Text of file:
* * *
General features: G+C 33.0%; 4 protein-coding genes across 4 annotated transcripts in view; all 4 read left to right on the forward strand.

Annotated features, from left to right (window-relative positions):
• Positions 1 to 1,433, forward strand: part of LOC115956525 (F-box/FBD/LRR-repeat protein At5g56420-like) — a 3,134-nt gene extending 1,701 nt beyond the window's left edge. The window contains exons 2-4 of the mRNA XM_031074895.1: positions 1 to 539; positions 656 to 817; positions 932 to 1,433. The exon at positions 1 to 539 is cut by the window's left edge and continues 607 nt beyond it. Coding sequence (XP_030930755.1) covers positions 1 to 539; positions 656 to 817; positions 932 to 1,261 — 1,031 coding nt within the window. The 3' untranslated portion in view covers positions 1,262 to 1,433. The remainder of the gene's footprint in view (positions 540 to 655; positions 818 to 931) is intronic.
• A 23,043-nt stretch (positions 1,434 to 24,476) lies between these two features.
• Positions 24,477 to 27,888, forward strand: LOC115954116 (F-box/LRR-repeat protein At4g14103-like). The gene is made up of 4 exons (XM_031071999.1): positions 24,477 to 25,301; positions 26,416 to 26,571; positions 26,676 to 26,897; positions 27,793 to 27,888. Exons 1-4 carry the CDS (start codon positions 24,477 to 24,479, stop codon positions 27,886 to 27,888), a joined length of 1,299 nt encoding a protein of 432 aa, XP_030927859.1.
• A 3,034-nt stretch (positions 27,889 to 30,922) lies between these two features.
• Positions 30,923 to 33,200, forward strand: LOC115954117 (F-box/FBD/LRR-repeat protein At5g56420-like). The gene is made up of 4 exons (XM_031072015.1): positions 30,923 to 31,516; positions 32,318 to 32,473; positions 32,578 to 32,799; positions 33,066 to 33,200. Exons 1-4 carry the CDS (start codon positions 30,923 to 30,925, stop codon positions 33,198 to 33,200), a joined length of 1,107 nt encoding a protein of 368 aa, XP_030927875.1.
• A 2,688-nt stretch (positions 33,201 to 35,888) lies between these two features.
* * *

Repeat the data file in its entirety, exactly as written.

General features: G+C 33.0%; 4 protein-coding genes across 4 annotated transcripts in view; all 4 read left to right on the forward strand.

Annotated features, from left to right (window-relative positions):
• Positions 1 to 1,433, forward strand: part of LOC115956525 (F-box/FBD/LRR-repeat protein At5g56420-like) — a 3,134-nt gene extending 1,701 nt beyond the window's left edge. The window contains exons 2-4 of the mRNA XM_031074895.1: positions 1 to 539; positions 656 to 817; positions 932 to 1,433. The exon at positions 1 to 539 is cut by the window's left edge and continues 607 nt beyond it. Coding sequence (XP_030930755.1) covers positions 1 to 539; positions 656 to 817; positions 932 to 1,261 — 1,031 coding nt within the window. The 3' untranslated portion in view covers positions 1,262 to 1,433. The remainder of the gene's footprint in view (positions 540 to 655; positions 818 to 931) is intronic.
• A 23,043-nt stretch (positions 1,434 to 24,476) lies between these two features.
• Positions 24,477 to 27,888, forward strand: LOC115954116 (F-box/LRR-repeat protein At4g14103-like). The gene is made up of 4 exons (XM_031071999.1): positions 24,477 to 25,301; positions 26,416 to 26,571; positions 26,676 to 26,897; positions 27,793 to 27,888. Exons 1-4 carry the CDS (start codon positions 24,477 to 24,479, stop codon positions 27,886 to 27,888), a joined length of 1,299 nt encoding a protein of 432 aa, XP_030927859.1.
• A 3,034-nt stretch (positions 27,889 to 30,922) lies between these two features.
• Positions 30,923 to 33,200, forward strand: LOC115954117 (F-box/FBD/LRR-repeat protein At5g56420-like). The gene is made up of 4 exons (XM_031072015.1): positions 30,923 to 31,516; positions 32,318 to 32,473; positions 32,578 to 32,799; positions 33,066 to 33,200. Exons 1-4 carry the CDS (start codon positions 30,923 to 30,925, stop codon positions 33,198 to 33,200), a joined length of 1,107 nt encoding a protein of 368 aa, XP_030927875.1.
• A 2,688-nt stretch (positions 33,201 to 35,888) lies between these two features.